The complement system is one of the most ancient immune modulator mechanism of bilaterian metazoans. In vertebrates, three complement-activation pathways are known: the classical, the alternative and the lectin pathways: all of them converge on the cleavage of C3. The compound ascidian Botryllus schlosseri is a reliable model organism for the study of immunobiology. As an invertebrate, B. schlosseri relies only on innate immunity for its defense and immunocytes. We already demonstrated the presence, in Botryllus, of homologues of mammalian C3, Bf, MBL and MASP1, referred to as BsC3, BsBf, BsMBL and BsMASP, respectively. All the complement components identified so far, are expressed by morula cells, the most abundant circulatingemocytes. In mammals, once the complement system isactivated, a cascade of reactions that involves proteolysis and polymerization occurs resulting in the cleavage of the third complement component (C3) to C3a and C3b, the former exerting a chemotactic activity, the latter acting as opsonin and, ultimately, activating the lytic pathway. The best-known receptor for C3a in mammals is C3aR, whereas CR1 is the receptor able to recognize and bind C3b on the microbial surfaces. Here, we describe, in B. schlosseri, two newgenes showing homology with vertebrate C3aR and CR1, respectively, and studied their transcription in the course of the colonial blastogeneticcycle. In addition, we continued our analysis ofthe role of C3 in Botryllus immunity by studying the modulation of BsC3 transcription during the colonial blastogenetic cycle and the effect of bsc3 knockdown on immune responses. Results indicate that only morula cells, and no other immunocytes type, are labelled by the antisense probe for BsC3aR, whereas phagocytes and young, undifferentiated cells, known as hemoblasts, are the cells stained by the probe for BsCR1. This suggests the presence of an important cross-talk between these two immunocytes types. Both the bsc3ar and bscr1 genes are constitutively transcribed as almost all morula cells and phagocytes, respectively, resulted labelled by the antisense probe in the ISH assay, independently of their previous challenge with zymosan, a known activator of B. schlosseri hemocytes. However, a modulation in the extent of transcriptionoccurs during the colonial blastogenetic cycle as the amount of BsC3aR mRNA abruptly decreased at TO, whereas no differences were observed when EC and MC were compared. This is probably related to the renewing of circulating cells at TO, when 20-30% of hemocytes undergo cell death by apoptosis and are replaced by new, differentiating cells entering the circulation in the same period.

Characterization of the complement system in a colonial tunicate: C3 complement receptors and opsonic role of C3

Peronato A.;Franchi N.;Schiavon L.;Ballarin L.
2019

Abstract

The complement system is one of the most ancient immune modulator mechanism of bilaterian metazoans. In vertebrates, three complement-activation pathways are known: the classical, the alternative and the lectin pathways: all of them converge on the cleavage of C3. The compound ascidian Botryllus schlosseri is a reliable model organism for the study of immunobiology. As an invertebrate, B. schlosseri relies only on innate immunity for its defense and immunocytes. We already demonstrated the presence, in Botryllus, of homologues of mammalian C3, Bf, MBL and MASP1, referred to as BsC3, BsBf, BsMBL and BsMASP, respectively. All the complement components identified so far, are expressed by morula cells, the most abundant circulatingemocytes. In mammals, once the complement system isactivated, a cascade of reactions that involves proteolysis and polymerization occurs resulting in the cleavage of the third complement component (C3) to C3a and C3b, the former exerting a chemotactic activity, the latter acting as opsonin and, ultimately, activating the lytic pathway. The best-known receptor for C3a in mammals is C3aR, whereas CR1 is the receptor able to recognize and bind C3b on the microbial surfaces. Here, we describe, in B. schlosseri, two newgenes showing homology with vertebrate C3aR and CR1, respectively, and studied their transcription in the course of the colonial blastogeneticcycle. In addition, we continued our analysis ofthe role of C3 in Botryllus immunity by studying the modulation of BsC3 transcription during the colonial blastogenetic cycle and the effect of bsc3 knockdown on immune responses. Results indicate that only morula cells, and no other immunocytes type, are labelled by the antisense probe for BsC3aR, whereas phagocytes and young, undifferentiated cells, known as hemoblasts, are the cells stained by the probe for BsCR1. This suggests the presence of an important cross-talk between these two immunocytes types. Both the bsc3ar and bscr1 genes are constitutively transcribed as almost all morula cells and phagocytes, respectively, resulted labelled by the antisense probe in the ISH assay, independently of their previous challenge with zymosan, a known activator of B. schlosseri hemocytes. However, a modulation in the extent of transcriptionoccurs during the colonial blastogenetic cycle as the amount of BsC3aR mRNA abruptly decreased at TO, whereas no differences were observed when EC and MC were compared. This is probably related to the renewing of circulating cells at TO, when 20-30% of hemocytes undergo cell death by apoptosis and are replaced by new, differentiating cells entering the circulation in the same period.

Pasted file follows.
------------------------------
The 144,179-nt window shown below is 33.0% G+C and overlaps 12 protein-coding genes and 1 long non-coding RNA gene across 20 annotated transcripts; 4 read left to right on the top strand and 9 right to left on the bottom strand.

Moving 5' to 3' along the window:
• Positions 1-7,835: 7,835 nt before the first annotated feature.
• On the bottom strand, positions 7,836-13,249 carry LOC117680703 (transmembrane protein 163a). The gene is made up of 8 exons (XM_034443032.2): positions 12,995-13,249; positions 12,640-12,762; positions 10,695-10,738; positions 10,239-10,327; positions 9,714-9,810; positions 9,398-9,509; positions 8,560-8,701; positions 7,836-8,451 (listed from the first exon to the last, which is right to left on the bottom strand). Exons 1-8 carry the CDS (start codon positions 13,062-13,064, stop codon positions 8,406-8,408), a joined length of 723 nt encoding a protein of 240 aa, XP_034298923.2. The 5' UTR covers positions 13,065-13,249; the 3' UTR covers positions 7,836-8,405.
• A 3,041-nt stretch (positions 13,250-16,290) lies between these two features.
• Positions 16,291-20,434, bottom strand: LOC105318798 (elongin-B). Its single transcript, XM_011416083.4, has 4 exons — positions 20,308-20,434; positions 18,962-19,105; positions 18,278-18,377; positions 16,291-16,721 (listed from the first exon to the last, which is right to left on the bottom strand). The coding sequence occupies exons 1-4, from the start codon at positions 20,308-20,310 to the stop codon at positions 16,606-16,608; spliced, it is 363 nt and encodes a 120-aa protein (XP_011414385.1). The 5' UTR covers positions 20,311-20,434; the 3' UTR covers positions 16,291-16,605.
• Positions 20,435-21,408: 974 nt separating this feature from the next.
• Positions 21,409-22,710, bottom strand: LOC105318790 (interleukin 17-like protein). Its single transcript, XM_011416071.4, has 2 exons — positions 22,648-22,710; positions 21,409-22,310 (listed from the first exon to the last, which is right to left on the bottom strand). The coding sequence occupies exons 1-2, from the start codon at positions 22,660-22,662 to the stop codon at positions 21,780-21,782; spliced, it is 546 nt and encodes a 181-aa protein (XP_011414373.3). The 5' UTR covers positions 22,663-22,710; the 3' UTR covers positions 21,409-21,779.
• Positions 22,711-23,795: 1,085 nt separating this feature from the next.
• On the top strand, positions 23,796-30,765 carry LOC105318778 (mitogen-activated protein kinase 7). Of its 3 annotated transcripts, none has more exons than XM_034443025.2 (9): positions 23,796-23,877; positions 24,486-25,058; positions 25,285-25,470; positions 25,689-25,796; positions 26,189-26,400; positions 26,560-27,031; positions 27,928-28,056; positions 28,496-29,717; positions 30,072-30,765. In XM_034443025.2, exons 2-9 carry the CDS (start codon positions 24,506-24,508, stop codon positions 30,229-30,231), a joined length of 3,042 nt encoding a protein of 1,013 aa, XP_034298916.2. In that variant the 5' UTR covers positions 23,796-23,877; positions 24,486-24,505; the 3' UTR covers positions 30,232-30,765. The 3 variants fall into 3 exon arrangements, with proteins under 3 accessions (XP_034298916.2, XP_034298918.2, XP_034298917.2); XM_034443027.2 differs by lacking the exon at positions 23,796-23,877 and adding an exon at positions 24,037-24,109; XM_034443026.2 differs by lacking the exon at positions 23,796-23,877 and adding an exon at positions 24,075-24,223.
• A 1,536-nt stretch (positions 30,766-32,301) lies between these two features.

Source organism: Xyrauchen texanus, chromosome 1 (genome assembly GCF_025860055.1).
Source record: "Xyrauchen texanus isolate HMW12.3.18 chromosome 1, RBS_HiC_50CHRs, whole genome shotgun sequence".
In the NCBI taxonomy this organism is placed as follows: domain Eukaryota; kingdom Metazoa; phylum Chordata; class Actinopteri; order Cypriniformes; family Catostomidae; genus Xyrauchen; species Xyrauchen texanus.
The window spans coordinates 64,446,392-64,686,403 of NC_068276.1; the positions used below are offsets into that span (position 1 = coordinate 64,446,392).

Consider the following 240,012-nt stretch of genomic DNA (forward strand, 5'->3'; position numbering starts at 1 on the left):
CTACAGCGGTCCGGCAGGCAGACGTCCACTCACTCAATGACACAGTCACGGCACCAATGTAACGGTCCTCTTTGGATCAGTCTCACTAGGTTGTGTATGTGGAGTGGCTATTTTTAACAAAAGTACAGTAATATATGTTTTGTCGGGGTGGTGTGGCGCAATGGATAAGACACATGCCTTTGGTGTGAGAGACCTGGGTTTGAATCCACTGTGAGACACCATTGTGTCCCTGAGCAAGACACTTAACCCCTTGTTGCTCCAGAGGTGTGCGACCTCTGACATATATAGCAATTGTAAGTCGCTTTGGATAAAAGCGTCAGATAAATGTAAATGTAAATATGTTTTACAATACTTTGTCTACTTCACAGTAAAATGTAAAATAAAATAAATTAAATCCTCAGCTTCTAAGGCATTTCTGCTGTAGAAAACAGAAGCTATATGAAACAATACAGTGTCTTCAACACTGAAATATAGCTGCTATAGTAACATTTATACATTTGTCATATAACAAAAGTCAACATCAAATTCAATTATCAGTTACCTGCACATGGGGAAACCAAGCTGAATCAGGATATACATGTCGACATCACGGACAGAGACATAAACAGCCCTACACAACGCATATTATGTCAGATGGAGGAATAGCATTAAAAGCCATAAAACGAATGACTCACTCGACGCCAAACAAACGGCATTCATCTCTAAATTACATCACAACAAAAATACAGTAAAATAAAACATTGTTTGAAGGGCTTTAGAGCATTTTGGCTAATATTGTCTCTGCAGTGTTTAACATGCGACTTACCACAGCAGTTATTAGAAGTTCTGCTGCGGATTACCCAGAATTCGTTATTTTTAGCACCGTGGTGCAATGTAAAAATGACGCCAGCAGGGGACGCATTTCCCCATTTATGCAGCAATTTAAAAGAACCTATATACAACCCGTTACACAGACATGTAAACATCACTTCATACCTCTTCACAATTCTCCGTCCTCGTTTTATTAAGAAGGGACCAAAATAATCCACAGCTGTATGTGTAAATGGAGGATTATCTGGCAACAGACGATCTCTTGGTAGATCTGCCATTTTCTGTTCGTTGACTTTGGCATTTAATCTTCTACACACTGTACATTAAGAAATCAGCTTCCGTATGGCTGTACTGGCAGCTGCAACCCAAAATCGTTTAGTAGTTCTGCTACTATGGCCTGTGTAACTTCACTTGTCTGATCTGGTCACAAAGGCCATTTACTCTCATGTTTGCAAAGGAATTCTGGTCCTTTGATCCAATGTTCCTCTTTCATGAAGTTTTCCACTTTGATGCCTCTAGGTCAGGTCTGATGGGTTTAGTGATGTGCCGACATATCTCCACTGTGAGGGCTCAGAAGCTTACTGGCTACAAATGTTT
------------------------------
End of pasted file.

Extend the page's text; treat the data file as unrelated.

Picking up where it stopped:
Proceedings of the 10th International Tunicate Meeting
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Utilizza questo identificativo per citare o creare un link a questo documento: https://hdl.handle.net/11577/3318889
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